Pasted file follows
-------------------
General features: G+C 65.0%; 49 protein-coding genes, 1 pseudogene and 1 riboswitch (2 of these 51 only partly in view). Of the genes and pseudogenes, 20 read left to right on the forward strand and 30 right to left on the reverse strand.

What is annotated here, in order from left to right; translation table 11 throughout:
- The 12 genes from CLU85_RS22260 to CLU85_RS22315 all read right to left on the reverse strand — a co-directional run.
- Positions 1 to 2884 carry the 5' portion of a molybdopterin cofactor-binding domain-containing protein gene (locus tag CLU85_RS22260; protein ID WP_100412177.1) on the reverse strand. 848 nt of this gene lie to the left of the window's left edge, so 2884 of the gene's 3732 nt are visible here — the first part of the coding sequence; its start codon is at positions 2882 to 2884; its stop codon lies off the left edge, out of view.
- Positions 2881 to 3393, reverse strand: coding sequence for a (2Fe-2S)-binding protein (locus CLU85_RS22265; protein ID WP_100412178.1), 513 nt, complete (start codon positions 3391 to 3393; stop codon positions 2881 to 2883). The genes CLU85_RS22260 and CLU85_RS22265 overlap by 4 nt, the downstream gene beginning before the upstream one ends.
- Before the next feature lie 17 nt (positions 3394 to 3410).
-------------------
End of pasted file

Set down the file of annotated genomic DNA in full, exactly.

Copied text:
General features: G+C 65.0%; 49 protein-coding genes, 1 pseudogene and 1 riboswitch (2 of these 51 only partly in view). Of the genes and pseudogenes, 20 read left to right on the forward strand and 30 right to left on the reverse strand.

What is annotated here, in order from left to right; translation table 11 throughout:
- The 12 genes from CLU85_RS22260 to CLU85_RS22315 all read right to left on the reverse strand — a co-directional run.
- Positions 1 to 2884 carry the 5' portion of a molybdopterin cofactor-binding domain-containing protein gene (locus tag CLU85_RS22260; protein ID WP_100412177.1) on the reverse strand. 848 nt of this gene lie to the left of the window's left edge, so 2884 of the gene's 3732 nt are visible here — the first part of the coding sequence; its start codon is at positions 2882 to 2884; its stop codon lies off the left edge, out of view.
- Positions 2881 to 3393, reverse strand: coding sequence for a (2Fe-2S)-binding protein (locus CLU85_RS22265; protein ID WP_100412178.1), 513 nt, complete (start codon positions 3391 to 3393; stop codon positions 2881 to 2883). The genes CLU85_RS22260 and CLU85_RS22265 overlap by 4 nt, the downstream gene beginning before the upstream one ends.
- Before the next feature lie 17 nt (positions 3394 to 3410).